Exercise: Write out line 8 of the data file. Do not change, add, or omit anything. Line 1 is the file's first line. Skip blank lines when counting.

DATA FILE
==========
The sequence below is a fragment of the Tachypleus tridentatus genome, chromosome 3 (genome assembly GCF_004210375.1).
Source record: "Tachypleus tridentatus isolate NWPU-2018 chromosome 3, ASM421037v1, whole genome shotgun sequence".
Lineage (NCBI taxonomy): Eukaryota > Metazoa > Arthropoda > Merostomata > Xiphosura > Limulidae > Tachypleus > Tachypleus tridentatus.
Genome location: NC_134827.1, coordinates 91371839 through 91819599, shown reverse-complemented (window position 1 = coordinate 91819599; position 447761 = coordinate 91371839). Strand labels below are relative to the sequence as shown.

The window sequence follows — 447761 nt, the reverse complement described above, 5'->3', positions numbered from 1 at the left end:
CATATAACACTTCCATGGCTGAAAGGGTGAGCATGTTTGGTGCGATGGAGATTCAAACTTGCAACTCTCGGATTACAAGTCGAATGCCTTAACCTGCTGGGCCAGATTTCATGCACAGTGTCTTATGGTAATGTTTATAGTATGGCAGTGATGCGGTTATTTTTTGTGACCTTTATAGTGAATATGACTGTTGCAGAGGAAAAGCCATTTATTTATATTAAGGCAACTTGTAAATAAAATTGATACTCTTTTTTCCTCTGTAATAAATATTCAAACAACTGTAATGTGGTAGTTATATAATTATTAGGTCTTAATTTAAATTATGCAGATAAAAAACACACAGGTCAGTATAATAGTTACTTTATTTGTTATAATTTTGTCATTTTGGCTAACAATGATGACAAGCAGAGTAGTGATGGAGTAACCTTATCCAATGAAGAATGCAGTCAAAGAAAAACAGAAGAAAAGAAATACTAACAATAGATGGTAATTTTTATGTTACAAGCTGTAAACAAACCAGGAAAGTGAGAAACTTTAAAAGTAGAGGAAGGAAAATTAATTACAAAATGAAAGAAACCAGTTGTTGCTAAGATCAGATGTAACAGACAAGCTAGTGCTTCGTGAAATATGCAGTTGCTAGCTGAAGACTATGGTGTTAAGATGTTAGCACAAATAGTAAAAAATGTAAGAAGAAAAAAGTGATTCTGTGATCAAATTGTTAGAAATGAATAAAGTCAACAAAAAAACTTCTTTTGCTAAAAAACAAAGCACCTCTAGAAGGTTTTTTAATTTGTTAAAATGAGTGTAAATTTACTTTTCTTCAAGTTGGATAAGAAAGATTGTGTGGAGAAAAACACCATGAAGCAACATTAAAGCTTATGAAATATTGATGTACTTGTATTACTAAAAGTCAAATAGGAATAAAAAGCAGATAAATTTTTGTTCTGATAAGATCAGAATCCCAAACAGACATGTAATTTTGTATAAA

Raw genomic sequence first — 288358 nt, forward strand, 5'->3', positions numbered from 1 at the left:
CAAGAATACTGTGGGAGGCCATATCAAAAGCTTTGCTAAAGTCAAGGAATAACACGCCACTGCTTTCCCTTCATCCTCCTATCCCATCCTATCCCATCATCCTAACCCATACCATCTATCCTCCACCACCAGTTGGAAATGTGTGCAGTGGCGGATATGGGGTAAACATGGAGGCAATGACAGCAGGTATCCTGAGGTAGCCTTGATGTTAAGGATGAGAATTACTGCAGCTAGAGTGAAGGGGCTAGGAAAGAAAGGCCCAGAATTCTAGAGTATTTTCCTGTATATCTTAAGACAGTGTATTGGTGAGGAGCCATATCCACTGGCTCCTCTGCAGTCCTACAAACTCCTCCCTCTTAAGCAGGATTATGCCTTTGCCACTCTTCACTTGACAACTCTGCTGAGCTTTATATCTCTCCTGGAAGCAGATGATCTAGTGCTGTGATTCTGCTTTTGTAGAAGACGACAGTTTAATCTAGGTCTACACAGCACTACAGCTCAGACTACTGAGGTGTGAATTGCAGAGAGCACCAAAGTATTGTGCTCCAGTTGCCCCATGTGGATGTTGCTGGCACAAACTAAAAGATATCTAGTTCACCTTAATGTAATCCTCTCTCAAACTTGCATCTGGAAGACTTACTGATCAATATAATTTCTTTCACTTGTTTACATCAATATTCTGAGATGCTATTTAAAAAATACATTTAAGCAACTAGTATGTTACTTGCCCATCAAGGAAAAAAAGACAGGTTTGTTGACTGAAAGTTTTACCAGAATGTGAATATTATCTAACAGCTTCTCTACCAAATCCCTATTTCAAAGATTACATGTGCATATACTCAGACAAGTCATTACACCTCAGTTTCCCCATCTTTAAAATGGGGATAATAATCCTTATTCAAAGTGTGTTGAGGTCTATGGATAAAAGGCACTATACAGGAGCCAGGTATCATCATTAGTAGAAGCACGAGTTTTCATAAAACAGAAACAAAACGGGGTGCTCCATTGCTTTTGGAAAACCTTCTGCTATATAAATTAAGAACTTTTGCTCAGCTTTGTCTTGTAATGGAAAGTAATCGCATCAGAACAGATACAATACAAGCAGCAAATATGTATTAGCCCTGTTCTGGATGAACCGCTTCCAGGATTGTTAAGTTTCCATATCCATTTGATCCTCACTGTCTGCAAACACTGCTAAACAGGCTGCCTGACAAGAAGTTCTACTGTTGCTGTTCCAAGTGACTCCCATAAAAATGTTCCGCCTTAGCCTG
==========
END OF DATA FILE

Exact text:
CAAGAATACTGTGGGAGGCCATATCAAAAGCTTTGCTAAAGTCAAGGAATAACACGCCACTGCTTTCCCTTCATCCTCCTATCCCATCCTATCCCATCATCCTAACCCATACCATCTATCCTCCACCACCAGTTGGAAATGTGTGCAGTGGCGGATATGGGGTAAACATGGAGGCAATGACAGCAGGTATCCTGAGGTAGCCTTGATGTTAAGGATGAGAATTACTGCAGCTAGAGTGAAGGGGCTAGGAAAGAAAGGCCCAGAATTCTAGAGTATTTTCCTGTATATCTTAAGACAGTGTATTGGTGAGGAGCCATATCCACTGGCTCCTCTGCAGTCCTACAAACTCCTCCCTCTTAAGCAGGATTATGCCTTTGCCACTCTTCACTTGACAACTCTGCTGAGCTTTATATCTCTCCTGGAAGCAGATGATCTAGTGCTGTGATTCTGCTTTTGTAGAAGACGACAGTTTAATCTAGGTCTACACAGCACTACAGCTCAGACTACTGAGGTGTGAATTGCAGAGAGCACCAAAGTATTGTGCTCCAGTTGCCCCATGTGGATGTTGCTGGCACAAACTAAAAGATATCTAGTTCACCTTAATGTAATCCTCTCTCAAACTTGCATCTGGAAGACTTACTGATCAATATAATTTCTTTCACTTGTTTACATCAATATTCTGAGATGCTATTTAAAAAATACATTTAAGCAACTAGTATGTTACTTGCCCATCAAGGAAAAAAAGACAGGTTTGTTGACTGAAAGTTTTACCAGAATGTGAATATTATCTAACAGCTTCTCTACCAAATCCCTATTTCAAAGATTACATGTGCATATACTCAGACAAGTCATTACACCTCAGTTTCCCCATCTTTAAAATGGGGATAATAATCCTTATTCAAAGTGTGTTGAGGTCTATGGATAAAAGGCACTATACAGGAGCCAGGTATCATCATTAGTAGAAGCACGAGTTTTCATAAAACAGAAACAAAACGGGGTGCTCCATTGCTTTTGGAAAACCTTCTGCTATATAAATTAAGAACTTTTGCTCAGCTTTGTCTTGTAATGGAAAGTAATCGCATCAGAACAGATACAATACAAGCAGCAAATATGTATTAGCCCTGTTCTGGATGAACCGCTTCCAGGATTGTTAAGTTTCCATATCCATTTGATCCTCACTGTCTGCAAACACTGCTAAACAGGCTGCCTGACAAGAAGTTCTACTGTTGCTGTTCCAAGTGACTCCCATAAAAATGTTCCGCCTTAGCCTG